A few years ago, Nour started volunteering with UNHCR, going from family to family to inform them about available services, and help those in need to find assistance. Her skills as a nurse make her a great asset to UNHCR's volunteering programme, given the many health concerns that refugees face. Nour's participation in the programme also gave her back a sense of purpose.

After her mother passed away, Nour had a breakdown and attempted suicide. Holding her hand, Emily listens to her story. S. Hoibak / UNHCR

At one point, hearing about other refugees' suffering took a toll on Nour. She was affected by all the suffering she was hearing, as well as by her own pain. To make matters worse, tragedy struck again in 2015 when Nour's mother's health suddenly deteriorated. "I could not get her appropriate care quickly enough. I could not save her from dying."

It was all just too much and Nour felt her world was crumbling underneath her. She could not even be around her own children. Nour was driven to such despair that she tried to take her life by jumping into the sea from great heights. Her life was saved by a passerby, who pulled her back from the edge and brought her to the UNHCR office in Beirut.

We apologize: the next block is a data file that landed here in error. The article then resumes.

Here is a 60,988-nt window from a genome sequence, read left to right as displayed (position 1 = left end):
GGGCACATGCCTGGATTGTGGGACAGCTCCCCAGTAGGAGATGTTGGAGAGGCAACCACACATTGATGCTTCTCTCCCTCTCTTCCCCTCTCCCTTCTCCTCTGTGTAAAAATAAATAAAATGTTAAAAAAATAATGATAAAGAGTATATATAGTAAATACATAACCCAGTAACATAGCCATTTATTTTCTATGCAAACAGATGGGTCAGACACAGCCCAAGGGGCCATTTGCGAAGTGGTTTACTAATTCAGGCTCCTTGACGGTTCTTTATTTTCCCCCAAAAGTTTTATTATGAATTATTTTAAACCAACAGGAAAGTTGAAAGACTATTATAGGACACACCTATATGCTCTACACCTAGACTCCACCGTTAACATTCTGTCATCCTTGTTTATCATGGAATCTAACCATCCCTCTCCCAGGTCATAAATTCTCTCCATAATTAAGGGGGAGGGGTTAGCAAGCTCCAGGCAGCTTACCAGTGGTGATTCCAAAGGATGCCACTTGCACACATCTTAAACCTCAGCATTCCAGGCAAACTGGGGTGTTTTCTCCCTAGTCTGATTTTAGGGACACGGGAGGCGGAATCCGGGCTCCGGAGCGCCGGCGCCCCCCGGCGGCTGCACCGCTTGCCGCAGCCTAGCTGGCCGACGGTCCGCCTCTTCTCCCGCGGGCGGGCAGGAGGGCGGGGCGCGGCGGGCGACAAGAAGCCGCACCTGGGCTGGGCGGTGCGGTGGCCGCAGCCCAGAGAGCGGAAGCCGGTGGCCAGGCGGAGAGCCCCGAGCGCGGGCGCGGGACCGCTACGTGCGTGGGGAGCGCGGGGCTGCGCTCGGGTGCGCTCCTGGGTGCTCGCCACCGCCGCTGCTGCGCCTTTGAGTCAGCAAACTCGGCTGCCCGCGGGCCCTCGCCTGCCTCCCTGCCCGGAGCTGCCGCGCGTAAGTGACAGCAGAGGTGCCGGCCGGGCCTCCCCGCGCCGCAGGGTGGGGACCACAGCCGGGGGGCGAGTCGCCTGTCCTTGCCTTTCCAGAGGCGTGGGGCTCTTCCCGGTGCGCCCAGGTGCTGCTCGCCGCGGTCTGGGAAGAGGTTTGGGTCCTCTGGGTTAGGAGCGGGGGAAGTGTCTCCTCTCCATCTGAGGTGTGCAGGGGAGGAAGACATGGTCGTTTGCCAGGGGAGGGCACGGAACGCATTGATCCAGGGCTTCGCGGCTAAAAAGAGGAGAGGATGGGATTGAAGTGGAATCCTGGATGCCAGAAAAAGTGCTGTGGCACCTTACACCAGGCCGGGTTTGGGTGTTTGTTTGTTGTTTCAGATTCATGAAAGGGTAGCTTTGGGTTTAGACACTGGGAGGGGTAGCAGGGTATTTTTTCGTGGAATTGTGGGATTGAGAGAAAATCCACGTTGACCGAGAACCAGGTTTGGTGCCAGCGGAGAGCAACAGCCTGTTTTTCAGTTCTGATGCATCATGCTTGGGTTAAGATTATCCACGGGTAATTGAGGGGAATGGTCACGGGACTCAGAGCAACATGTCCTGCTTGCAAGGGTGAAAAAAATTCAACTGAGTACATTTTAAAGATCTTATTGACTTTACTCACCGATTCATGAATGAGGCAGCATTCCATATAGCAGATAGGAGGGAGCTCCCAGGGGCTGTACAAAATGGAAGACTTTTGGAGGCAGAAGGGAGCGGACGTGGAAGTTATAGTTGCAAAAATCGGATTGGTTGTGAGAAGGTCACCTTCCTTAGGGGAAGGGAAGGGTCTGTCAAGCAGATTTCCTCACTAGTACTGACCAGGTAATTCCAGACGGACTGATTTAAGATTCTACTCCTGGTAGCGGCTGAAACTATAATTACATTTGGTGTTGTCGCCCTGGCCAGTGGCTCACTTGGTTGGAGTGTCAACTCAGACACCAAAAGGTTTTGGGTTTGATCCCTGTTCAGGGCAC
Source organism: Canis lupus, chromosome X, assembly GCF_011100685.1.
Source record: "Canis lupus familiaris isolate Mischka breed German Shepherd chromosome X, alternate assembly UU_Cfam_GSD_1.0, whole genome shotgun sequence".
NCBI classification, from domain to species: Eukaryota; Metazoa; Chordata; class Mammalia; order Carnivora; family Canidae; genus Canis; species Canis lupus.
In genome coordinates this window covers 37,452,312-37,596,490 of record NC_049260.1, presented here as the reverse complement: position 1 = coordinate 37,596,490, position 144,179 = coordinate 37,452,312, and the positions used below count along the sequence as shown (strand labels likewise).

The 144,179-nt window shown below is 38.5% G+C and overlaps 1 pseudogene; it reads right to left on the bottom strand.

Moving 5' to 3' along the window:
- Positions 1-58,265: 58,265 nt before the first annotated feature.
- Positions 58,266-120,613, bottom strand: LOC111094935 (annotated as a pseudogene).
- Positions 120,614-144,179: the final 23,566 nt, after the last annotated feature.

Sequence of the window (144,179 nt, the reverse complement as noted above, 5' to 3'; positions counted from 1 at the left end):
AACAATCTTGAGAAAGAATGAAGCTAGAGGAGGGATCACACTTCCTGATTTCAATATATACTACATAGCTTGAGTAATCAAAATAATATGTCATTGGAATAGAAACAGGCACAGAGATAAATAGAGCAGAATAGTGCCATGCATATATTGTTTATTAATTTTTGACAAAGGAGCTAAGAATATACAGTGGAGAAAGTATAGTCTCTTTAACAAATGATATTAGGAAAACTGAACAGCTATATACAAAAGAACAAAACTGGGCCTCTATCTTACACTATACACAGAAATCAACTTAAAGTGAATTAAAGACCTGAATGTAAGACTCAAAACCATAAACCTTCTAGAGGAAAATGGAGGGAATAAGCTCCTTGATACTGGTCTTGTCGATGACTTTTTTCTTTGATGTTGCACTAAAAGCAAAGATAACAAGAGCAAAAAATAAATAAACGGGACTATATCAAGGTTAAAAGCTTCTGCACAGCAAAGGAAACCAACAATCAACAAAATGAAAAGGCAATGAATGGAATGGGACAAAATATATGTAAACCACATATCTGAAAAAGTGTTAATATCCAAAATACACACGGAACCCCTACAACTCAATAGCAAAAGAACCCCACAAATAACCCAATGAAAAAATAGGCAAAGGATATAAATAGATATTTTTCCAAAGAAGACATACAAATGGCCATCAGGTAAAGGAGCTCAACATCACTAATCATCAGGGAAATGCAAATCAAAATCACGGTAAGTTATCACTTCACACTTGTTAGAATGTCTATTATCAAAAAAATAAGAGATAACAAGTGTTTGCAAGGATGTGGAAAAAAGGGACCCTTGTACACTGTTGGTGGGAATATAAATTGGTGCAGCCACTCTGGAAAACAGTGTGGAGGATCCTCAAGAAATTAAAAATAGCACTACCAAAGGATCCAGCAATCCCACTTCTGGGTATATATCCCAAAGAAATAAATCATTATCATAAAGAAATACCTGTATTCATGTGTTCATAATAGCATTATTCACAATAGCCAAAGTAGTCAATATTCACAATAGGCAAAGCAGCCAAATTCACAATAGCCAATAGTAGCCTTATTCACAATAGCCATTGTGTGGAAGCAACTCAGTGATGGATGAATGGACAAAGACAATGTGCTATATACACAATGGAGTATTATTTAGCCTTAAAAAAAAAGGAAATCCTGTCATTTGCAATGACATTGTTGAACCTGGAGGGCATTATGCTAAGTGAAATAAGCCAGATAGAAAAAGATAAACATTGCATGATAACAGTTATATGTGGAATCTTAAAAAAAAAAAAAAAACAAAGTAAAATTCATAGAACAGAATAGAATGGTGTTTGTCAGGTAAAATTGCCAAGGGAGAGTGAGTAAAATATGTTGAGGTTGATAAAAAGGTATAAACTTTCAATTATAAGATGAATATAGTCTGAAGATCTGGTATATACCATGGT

It was all just too much and Nour felt her world was crumbling underneath her. S. Hoibak / UNHCR

UNHCR referred Nour to a psychiatrist, and she is now undergoing therapy, which allows her to sleep again, feel positive, and stop her panic attacks. "When someone is down, all you need is a hand to help you stand up again. My therapist Hala walked with me step by step", Nour said as she smiled at Hala listening to her every word.
"I went from not even being able to tolerate my children, to being able to really embrace them again."

"I went from not even being able to tolerate my children, to being able to really embrace them again," says Nour hugging Emily. S. Hoibak / UNHCR